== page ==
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Snapped Subway Rail Caused NY Train Derailment

It is still unclear what led to the derailment of a Manhattan-bound F train with 1,000 riders on board near Broadway and 60th Street in Woodside

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    NEWSLETTERS

    The rail that broke in Friday's F train derailment was manufactured in the U.S. in November and installed in March. The other rails from that shipment will be tracked down and inspected, according to the MTA. Andrew Siff reports.

    The MTA said Saturday that a section of rail that snapped when a subway train derailed Friday morning had been manufactured just last November and installed only weeks ago.

    The statement from transit officials came as crews worked to repair the track and remove the train after six cars derailed and injured 19 people.

    The MTA said the section of rail that snapped would be sent for metallurgical testing as part of the ongoing investigation into the derailment.

    Subway service on the local E and F lines, which had been suspended, resumed Saturday afternoon following the derailment Friday morning of a Manhattan-bound F train with 1,000 riders on board near Broadway and 60th Street in Woodside.

    F Train Derails With 1,000 on Board, 19 Hurt

    [NY] F Train Derails With 1,000 on Board, 19 Hurt
    A Manhattan-bound F train with 1,000 riders on board derailed Friday morning in Queens, injuring at least 19 people, and firefighters had to rescue hundreds of passengers out of the subway tunnel through a sidewalk grate. Andrew Siff has the story.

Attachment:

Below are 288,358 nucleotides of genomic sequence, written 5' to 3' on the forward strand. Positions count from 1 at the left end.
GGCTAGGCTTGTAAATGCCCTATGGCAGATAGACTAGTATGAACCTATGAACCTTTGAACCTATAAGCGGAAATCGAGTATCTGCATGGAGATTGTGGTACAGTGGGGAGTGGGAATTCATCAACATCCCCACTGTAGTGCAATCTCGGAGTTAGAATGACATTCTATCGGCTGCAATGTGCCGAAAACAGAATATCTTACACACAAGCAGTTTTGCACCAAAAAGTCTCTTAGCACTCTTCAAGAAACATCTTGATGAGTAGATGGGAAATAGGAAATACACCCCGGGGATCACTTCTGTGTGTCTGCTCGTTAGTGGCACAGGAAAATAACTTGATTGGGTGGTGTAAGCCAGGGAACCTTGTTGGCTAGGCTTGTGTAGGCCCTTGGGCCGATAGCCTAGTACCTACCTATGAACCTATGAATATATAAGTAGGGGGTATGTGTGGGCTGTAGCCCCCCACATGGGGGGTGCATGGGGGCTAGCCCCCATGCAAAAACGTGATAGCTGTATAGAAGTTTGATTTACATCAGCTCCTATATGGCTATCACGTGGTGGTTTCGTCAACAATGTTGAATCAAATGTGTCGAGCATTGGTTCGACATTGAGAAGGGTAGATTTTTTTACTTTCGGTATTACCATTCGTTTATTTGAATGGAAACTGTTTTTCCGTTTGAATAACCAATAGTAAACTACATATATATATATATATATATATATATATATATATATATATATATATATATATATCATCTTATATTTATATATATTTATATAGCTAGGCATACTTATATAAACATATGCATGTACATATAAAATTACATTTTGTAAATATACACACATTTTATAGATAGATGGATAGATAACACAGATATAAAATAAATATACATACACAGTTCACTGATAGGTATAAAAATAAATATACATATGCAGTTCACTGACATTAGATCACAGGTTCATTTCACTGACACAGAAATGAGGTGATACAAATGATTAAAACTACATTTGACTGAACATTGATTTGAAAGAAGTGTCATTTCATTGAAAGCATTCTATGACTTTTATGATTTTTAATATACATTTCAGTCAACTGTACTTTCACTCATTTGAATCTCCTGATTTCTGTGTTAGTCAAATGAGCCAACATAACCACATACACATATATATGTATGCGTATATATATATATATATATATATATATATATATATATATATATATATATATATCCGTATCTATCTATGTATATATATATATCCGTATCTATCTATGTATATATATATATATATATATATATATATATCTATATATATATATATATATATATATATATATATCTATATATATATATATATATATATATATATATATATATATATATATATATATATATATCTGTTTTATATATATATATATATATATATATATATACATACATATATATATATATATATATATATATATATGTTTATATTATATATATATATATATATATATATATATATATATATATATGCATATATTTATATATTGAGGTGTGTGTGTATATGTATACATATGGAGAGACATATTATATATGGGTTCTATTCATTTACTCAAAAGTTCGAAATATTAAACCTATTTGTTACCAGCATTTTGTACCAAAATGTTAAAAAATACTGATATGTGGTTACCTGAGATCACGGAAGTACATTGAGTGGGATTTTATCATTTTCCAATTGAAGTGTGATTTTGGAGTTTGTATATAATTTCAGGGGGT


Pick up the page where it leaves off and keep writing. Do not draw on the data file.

Train service on the two lines was expected to be suspended again Saturday night for further repair and cleanup work, the MTA announced.

    Firefighters had to rescue hundreds of passengers, four of whom were seriously injured, out of the subway tunnel through a sidewalk grate. 

    The tunnel was dark, hot and full of dust as emergency responders climbed down through a sidewalk grate to evacuate the train, leading people out in groups of 20. Firefighters and EMTs went into every car to talk to riders and keep them calm before the evacuation, which took about an hour, began, Deputy Assistant Chief James Leonard said.

    Some passengers told NBC 4 New York they heard screeching and banging as the train came to a sudden halt. 

    "We heard these sounds of metal clanging," one rescued rider told NBC 4 New York. "It just stopped and no one knew what it was."

    Officials said the track was also damaged, and it would be several days before full service could be restored. Crews were working overnight to free the derailed train and repair the track. 

    The MTA said it was not immediately clear how fast the train was going, or what the speed limit is in that area.

    The E and F trains will be running in two sections Saturday, and shuttle buses would also be in opration. The 7 train was set to make all local stops in Queens. Here are the latest service advisories: